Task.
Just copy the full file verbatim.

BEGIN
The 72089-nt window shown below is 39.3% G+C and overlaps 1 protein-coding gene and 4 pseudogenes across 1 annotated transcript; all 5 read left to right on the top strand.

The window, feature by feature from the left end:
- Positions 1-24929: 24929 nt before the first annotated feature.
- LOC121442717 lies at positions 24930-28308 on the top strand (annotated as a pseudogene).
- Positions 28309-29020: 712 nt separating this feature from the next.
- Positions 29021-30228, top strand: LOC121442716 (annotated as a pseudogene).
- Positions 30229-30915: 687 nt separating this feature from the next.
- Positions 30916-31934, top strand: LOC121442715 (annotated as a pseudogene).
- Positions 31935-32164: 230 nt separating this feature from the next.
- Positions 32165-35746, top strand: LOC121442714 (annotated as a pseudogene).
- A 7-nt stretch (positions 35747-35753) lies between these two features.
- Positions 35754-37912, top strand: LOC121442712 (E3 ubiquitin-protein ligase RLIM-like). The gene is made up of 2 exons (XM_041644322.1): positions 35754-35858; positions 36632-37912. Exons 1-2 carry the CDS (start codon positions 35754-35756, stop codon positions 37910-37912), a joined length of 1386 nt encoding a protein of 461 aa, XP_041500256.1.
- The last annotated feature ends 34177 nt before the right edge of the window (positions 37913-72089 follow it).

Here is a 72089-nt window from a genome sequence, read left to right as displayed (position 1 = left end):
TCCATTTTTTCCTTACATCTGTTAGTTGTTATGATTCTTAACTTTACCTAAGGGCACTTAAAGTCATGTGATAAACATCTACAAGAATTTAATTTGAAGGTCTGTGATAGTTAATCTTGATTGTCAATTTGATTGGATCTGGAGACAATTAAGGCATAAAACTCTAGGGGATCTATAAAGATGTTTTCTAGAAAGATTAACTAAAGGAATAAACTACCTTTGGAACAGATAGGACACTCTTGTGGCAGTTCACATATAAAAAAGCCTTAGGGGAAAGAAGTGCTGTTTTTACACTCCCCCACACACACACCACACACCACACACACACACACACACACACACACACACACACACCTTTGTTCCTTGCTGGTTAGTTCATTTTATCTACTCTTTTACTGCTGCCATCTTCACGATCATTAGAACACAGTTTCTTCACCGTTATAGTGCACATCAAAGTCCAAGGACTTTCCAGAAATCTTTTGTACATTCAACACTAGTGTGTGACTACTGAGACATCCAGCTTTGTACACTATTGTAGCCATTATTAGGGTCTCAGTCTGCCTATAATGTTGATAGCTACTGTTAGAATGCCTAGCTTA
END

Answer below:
The 72089-nt window shown below is 39.3% G+C and overlaps 1 protein-coding gene and 4 pseudogenes across 1 annotated transcript; all 5 read left to right on the top strand.

The window, feature by feature from the left end:
- Positions 1-24929: 24929 nt before the first annotated feature.
- LOC121442717 lies at positions 24930-28308 on the top strand (annotated as a pseudogene).
- Positions 28309-29020: 712 nt separating this feature from the next.
- Positions 29021-30228, top strand: LOC121442716 (annotated as a pseudogene).
- Positions 30229-30915: 687 nt separating this feature from the next.
- Positions 30916-31934, top strand: LOC121442715 (annotated as a pseudogene).
- Positions 31935-32164: 230 nt separating this feature from the next.
- Positions 32165-35746, top strand: LOC121442714 (annotated as a pseudogene).
- A 7-nt stretch (positions 35747-35753) lies between these two features.
- Positions 35754-37912, top strand: LOC121442712 (E3 ubiquitin-protein ligase RLIM-like). The gene is made up of 2 exons (XM_041644322.1): positions 35754-35858; positions 36632-37912. Exons 1-2 carry the CDS (start codon positions 35754-35756, stop codon positions 37910-37912), a joined length of 1386 nt encoding a protein of 461 aa, XP_041500256.1.
- The last annotated feature ends 34177 nt before the right edge of the window (positions 37913-72089 follow it).

Here is a 72089-nt window from a genome sequence, read left to right as displayed (position 1 = left end):
TCCATTTTTTCCTTACATCTGTTAGTTGTTATGATTCTTAACTTTACCTAAGGGCACTTAAAGTCATGTGATAAACATCTACAAGAATTTAATTTGAAGGTCTGTGATAGTTAATCTTGATTGTCAATTTGATTGGATCTGGAGACAATTAAGGCATAAAACTCTAGGGGATCTATAAAGATGTTTTCTAGAAAGATTAACTAAAGGAATAAACTACCTTTGGAACAGATAGGACACTCTTGTGGCAGTTCACATATAAAAAAGCCTTAGGGGAAAGAAGTGCTGTTTTTACACTCCCCCACACACACACCACACACCACACACACACACACACACACACACACACACACACACCTTTGTTCCTTGCTGGTTAGTTCATTTTATCTACTCTTTTACTGCTGCCATCTTCACGATCATTAGAACACAGTTTCTTCACCGTTATAGTGCACATCAAAGTCCAAGGACTTTCCAGAAATCTTTTGTACATTCAACACTAGTGTGTGACTACTGAGACATCCAGCTTTGTACACTATTGTAGCCATTATTAGGGTCTCAGTCTGCCTATAATGTTGATAGCTACTGTTAGAATGCCTAGCTTA